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AIM

10/12/17

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−7−1

Operational Policy/Procedures for the Gulf of Mexico 50 NM Lateral Separation Initiative

Section 7. Operational Policy/Procedures for the Gulf of

Mexico 50 NM Lateral Separation Initiative

4

−7−1. Introduction and General Policies

a.

Air traffic control (ATC) may apply 50 nautical

mile (NM) lateral separation (i.e., lateral spacing)
between airplanes authorized for Required Naviga-
tion Performance (RNP) 10 or RNP 4 operating in the
Gulf of Mexico. 50 NM lateral separation may be
applied in the following airspace:

1.

Houston Oceanic Control Area (CTA)/Flight

Information Region (FIR).

2.

Gulf of Mexico portion of the Miami Oceanic

CTA/FIR.

3.

Monterrey CTA.

4.

Merida High CTA within  the Mexico

FIR/UTA.

b.

Within the Gulf of Mexico airspace described

above, pairs of airplanes whose flight plans indicate
approval for PBN and either RNP 10 or RNP 4 may
be spaced by ATC at lateral intervals of 50 NM. ATC
will space any airplane without RNP 10 or RNP 4
capability such that at least 90 NM lateral separation
is maintained with other airplanes in the Miami
Oceanic CTA, and at least 100 NM separation is
maintained in the Houston, Monterrey, and Merida
CTAs.

c.

The reduced lateral separation allows more

airplanes to fly on optimum routes/altitudes over the
Gulf of Mexico.

d.

50 NM lateral separation is not applied on

routes defined by ground navigation aids or on Gulf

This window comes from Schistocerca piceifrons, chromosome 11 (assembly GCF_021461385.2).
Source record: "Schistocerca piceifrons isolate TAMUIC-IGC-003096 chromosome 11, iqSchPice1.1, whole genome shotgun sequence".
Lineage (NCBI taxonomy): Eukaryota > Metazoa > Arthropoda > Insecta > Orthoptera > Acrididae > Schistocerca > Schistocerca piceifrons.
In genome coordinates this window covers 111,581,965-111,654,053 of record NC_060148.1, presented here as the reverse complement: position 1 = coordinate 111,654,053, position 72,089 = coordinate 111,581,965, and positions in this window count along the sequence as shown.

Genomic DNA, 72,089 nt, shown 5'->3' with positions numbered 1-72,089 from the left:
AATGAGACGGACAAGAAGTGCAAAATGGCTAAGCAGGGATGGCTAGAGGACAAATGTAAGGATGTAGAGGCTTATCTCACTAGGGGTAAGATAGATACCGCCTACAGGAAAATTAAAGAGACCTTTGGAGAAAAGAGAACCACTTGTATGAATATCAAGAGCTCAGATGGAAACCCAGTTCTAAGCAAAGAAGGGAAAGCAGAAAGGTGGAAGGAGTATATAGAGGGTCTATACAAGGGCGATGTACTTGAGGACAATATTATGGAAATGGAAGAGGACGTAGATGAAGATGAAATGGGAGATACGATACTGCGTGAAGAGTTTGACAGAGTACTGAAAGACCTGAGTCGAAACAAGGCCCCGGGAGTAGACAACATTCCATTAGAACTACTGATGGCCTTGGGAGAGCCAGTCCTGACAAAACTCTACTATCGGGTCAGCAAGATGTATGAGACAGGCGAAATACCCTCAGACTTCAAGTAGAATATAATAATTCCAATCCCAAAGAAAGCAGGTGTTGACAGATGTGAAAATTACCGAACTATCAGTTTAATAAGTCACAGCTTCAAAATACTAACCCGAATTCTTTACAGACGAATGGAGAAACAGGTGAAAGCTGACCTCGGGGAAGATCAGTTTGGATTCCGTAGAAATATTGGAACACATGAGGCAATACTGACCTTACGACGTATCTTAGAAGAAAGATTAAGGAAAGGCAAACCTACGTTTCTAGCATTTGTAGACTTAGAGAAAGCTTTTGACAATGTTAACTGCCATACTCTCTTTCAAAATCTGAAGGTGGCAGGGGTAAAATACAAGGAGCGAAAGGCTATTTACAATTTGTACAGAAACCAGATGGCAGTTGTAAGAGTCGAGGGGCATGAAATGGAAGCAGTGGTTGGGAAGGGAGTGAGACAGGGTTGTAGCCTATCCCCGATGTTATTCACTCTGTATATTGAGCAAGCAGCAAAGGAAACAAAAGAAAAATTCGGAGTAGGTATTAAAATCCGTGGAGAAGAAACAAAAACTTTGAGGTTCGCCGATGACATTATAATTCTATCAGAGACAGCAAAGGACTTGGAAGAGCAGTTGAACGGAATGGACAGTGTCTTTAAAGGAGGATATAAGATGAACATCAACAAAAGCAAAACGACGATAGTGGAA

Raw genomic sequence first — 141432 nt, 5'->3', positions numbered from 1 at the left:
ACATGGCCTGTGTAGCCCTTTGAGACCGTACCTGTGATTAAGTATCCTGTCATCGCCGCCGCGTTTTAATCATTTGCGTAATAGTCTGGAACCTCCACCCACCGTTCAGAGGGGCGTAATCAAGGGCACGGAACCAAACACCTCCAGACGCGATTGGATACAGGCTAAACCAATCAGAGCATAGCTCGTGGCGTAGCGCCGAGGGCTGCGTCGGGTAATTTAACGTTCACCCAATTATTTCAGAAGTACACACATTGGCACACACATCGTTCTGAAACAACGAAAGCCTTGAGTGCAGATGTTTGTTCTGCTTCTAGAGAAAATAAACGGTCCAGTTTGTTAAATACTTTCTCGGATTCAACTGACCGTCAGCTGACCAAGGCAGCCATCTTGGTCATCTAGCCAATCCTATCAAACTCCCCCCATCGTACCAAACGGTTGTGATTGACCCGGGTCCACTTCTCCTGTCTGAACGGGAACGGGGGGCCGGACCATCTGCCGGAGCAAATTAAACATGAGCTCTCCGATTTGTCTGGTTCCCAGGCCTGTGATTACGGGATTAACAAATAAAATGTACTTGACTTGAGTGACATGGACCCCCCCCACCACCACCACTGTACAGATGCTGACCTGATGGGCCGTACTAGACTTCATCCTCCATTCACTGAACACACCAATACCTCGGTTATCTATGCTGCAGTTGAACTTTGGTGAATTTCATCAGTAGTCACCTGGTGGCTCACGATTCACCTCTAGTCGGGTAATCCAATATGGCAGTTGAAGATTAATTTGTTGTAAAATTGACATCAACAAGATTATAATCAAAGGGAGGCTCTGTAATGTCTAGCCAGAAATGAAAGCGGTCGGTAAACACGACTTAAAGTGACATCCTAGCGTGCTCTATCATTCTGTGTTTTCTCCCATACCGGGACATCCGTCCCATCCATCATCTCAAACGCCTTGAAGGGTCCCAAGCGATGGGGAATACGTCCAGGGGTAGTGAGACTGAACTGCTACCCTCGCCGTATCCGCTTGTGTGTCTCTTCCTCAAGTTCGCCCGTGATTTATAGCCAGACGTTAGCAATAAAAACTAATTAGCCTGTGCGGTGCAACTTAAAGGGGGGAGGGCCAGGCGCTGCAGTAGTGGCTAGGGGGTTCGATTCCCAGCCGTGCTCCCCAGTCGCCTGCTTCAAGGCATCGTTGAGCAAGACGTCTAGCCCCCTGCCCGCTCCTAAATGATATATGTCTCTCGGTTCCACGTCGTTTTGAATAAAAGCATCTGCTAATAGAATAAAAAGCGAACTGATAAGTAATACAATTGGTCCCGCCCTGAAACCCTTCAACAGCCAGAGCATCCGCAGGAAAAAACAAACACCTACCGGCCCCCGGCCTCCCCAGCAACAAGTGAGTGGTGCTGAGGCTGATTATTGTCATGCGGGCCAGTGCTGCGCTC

RNAV Routes Q100, Q102, or Q105.

e.

Information useful for flight planning and

operations over the Gulf of Mexico under this 50 NM
lateral separation policy, as well as information on
how to obtain RNP 10 or RNP 4 authorization, can be
found in the West Atlantic Route System, Gulf of
Mexico, and Caribbean Resource Guide for U.S.
Operators located at:

www.faa.gov/about/office_org/headquarters_offices
/ a v s / o ff i c e s / a f x / a f s / a f s 4 0 0 / a f s 4 7 0 / m e d i a /
WATRS.pdf

f.

Pilots should use Strategic Lateral Offset

Procedures (SLOP) in the course of regular
operations within the Gulf of Mexico CTAs. SLOP
procedures and limitations are published in the U.S.
Aeronautical Information Publication (AIP), ENR
Section 7.1, General Procedures; Advisory Circular
(AC) 91

−70, Oceanic and Remote Continental

Airspace Operations; and ICAO Document 4444,
Procedures for Air Navigation Services – Air Traffic
Management.

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−7−2. Accommodating Non−RNP 10

Aircraft

a.

Operators not authorized for RNP 10 or RNP 4

may still file for any route and altitude within the Gulf
of Mexico CTAs. However, clearance on the
operator’s preferred route and/or altitude will be
provided as traffic allows for 90 or 100 NM lateral
separation between the non

−RNP 10 aircraft and any

others. Priority will be given to RNP 10 or RNP 4
aircraft.

b.

Operators of aircraft not authorized RNP 10 or

RNP 4 must include the annotation “RMK/NON-
RNP10” in Item 18 of their ATC flight plan.

c.

Pilots of non

−RNP 10 aircraft are to remind

ATC of their RNP status; i.e., report “negative
RNP 10” upon initial contact with ATC in each Gulf
CTA.

d.

Operators will likely benefit from the effort

they invest to obtain RNP 10 or RNP 4 authorization,
provided they are flying aircraft equipped to meet
RNP 10 or RNP 4 standards.

4

−7−3. Obtaining RNP 10 or RNP 4

Operational Authorization

a.

For U.S. operators, AC 90

−105, Approval

Guidance for RNP Operations and Barometric
Vertical Navigation in the U.S. National Airspace
System and in Oceanic and Remote Continental
Airspace, provides the aircraft and operator
qualification criteria for RNP 10 or RNP 4
authorizations. FAA personnel at flight standards
district offices (FSDO) and certificate management
offices (CMO) will use the guidance contained in

3/29/18

AIM